In the era of evidence-based medicine, clinicians experience on a daily basis that its holy grail, the randomised clinical trial, excels at internal validity but frequently lacks external validity. In fact, only 13% of patients seen with heart failure in daily clinical practice would have matched the stringent inclusion and exclusion criteria in heart failure clinical trials . As a result, everyday discrepancies are still largely resolved by the clinical judgement of the treating physician. On the other hand, we need trials to test safety and efficacy of new drugs. In the field of heart failure, we have seen the introduction of first-in-class drugs that harness the potential to bring about substantial improvements in heart failure care and survival . Hence, guidelines for heart failure treatment are frequently and thoroughly updated, in particular for heart failure with reduced ejection fraction (HFrEF) [3, 4]. Collectively, there is a need to connect these two worlds to promote the uptake and implementation of evidence-based medicine in the real world. There is a growing recognition that real-world registries can increase our awareness of the huge gap between daily clinical practice and clinical trials [5‐9]. So far, there have been heart failure registries that assessed medication use, but their demographics still showed there is considerable residual selection bias as these registries still lack patients who frequently are underrepresented in clinical trials, such as women, the elderly, and patients with multiple comorbidities .
In this issue of the Netherlands Heart Journal, Brugts et al. present the framework and forthcoming of a new real-world registry in the Netherlands that included over 10,000 patients with heart failure, called CHECK-HF . Unselected patients diagnosed with chronic heart failure at Dutch outpatient clinics were included, of those the vast majority being diagnosed with HFrEF (79%). With a mean age of 73 years and 40% of patients being female, CHECK-HF proves to be a better resemblance of heart failure seen in the real world than previous heart failure registries. Medication uptake was carefully recorded, including dosages of drugs. Particularly the latter will be helpful in understanding how well we are treating heart failure. The central question is, can we improve guideline adherence by simply measuring?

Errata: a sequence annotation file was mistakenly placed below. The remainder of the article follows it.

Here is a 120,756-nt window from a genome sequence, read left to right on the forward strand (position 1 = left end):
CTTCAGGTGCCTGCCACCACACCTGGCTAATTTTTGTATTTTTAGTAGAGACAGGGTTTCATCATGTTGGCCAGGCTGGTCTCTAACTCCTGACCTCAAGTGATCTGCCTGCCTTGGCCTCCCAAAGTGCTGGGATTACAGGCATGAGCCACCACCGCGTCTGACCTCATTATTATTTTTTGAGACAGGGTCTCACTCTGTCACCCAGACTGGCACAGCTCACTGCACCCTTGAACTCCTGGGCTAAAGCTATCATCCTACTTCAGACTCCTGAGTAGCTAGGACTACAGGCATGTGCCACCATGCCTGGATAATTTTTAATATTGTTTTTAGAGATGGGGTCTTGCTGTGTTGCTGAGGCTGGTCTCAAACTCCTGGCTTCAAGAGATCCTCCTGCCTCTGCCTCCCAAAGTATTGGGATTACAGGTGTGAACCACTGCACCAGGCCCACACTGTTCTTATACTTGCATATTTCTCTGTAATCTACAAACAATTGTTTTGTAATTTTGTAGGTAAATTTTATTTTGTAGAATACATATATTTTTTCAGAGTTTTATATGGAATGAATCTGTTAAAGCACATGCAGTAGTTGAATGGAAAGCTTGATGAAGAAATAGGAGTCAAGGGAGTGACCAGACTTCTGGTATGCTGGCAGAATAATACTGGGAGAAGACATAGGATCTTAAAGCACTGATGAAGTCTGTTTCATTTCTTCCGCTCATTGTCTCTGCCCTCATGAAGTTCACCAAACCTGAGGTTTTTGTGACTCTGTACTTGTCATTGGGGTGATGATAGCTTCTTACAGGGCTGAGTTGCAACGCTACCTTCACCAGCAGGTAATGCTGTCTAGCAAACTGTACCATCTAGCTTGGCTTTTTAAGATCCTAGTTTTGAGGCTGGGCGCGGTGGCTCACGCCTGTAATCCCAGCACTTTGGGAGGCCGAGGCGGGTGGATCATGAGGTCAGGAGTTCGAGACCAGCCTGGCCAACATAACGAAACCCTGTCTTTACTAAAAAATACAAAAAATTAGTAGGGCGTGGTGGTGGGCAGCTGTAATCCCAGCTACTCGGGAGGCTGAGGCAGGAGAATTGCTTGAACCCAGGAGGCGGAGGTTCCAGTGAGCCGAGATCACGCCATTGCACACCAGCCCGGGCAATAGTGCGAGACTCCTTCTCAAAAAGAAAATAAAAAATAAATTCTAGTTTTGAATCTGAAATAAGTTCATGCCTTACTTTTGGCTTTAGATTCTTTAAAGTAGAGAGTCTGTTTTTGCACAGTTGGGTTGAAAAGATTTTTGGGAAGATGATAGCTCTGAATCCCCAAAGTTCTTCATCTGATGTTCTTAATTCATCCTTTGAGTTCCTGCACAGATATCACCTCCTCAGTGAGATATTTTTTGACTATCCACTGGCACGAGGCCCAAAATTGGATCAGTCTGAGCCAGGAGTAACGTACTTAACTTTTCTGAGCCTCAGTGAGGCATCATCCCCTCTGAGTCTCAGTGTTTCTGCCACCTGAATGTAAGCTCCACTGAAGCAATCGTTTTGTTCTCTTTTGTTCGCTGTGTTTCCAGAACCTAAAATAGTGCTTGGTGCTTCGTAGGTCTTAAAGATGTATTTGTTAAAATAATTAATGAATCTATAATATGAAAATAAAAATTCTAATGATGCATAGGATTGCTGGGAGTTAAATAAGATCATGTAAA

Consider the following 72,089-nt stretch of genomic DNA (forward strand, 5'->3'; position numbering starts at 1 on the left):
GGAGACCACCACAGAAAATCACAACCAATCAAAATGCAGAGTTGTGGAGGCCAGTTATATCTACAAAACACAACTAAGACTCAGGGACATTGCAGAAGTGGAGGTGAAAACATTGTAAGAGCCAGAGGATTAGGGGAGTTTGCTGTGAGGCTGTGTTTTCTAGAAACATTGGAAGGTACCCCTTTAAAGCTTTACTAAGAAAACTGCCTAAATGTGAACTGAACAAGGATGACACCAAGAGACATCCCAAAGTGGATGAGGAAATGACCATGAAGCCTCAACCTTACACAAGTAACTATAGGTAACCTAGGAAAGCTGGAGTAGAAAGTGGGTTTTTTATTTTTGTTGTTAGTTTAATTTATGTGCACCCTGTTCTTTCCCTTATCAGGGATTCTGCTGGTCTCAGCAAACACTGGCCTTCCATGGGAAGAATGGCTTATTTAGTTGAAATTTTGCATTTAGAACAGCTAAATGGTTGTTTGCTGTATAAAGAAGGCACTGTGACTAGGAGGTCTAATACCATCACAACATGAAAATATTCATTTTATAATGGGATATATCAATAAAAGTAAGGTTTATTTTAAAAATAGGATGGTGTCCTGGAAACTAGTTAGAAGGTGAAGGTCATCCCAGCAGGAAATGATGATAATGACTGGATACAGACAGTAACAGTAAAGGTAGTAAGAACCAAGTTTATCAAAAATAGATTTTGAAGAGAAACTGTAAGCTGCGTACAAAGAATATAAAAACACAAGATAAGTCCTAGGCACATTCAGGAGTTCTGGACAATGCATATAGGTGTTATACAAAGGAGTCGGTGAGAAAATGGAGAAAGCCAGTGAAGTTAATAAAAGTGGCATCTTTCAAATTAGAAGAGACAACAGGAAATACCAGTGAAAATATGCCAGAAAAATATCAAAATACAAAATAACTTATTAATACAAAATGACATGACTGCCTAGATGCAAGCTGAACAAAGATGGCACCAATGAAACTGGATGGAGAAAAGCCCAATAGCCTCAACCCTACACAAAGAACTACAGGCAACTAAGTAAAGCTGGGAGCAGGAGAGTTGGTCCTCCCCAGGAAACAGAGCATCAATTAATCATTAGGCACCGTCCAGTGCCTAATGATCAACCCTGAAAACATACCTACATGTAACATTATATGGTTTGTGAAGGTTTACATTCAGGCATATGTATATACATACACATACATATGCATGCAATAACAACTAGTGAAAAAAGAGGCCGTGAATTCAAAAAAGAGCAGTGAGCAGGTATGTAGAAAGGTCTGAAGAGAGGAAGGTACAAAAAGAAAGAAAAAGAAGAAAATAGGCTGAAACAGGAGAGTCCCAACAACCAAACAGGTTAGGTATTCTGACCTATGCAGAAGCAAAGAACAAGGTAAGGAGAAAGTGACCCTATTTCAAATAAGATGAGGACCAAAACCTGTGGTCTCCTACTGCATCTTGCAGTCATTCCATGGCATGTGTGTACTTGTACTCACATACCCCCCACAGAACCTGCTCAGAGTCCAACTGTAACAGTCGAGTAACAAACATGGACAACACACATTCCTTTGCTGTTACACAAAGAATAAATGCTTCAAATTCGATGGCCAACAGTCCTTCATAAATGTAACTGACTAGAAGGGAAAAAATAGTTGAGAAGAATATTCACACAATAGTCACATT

It comes as no surprise that quality of care can be considerably improved by simply making best use of the therapeutics we already have. For example, it is known for more than a decade that black Americans are among those with the highest hypertension-related mortality and that interventions with calcium channel blockers and angiotensin converting enzyme inhibition in these patients are most effective . Yet, only very recently, the New England Journal of Medicine published a cluster-randomised intervention that aimed to measure and intervene on high blood pressure levels at the patients’ local barbershop. This simple intervention led to a substantial decline in uncontrolled hypertension . Novel intervention, old drugs. Why should it be any different in the field of heart failure? The authors believe that heart failure prescription rates in the real world are modest at best and that renin angiotensin system antagonists and/or betablockers dosages are only sporadically on target levels. If that is confirmed in a contemporary cohort such as CHECK-HF, then the real contribution to improving heart failure care is increasing the guideline adherence and use what’s already out there. No doubt that if all HFrEF patients are treated with adequate dosages of neprilysin inhibitors/angiotensin II receptor blockers, betablockers, mineralocorticoid receptor antagonists, receive iron supplementation when iron deficient, are actively counselled with regard to lifestyle habits, and, last but not least, receive appropriate device therapy, future heart failure trials will probably look increasingly similar to clinical trials in the field of acute coronary syndromes and antithrombotic agents—that is, we will need to enrol more than 15,000 patients to detect minute differences in mortality on a statistical level.
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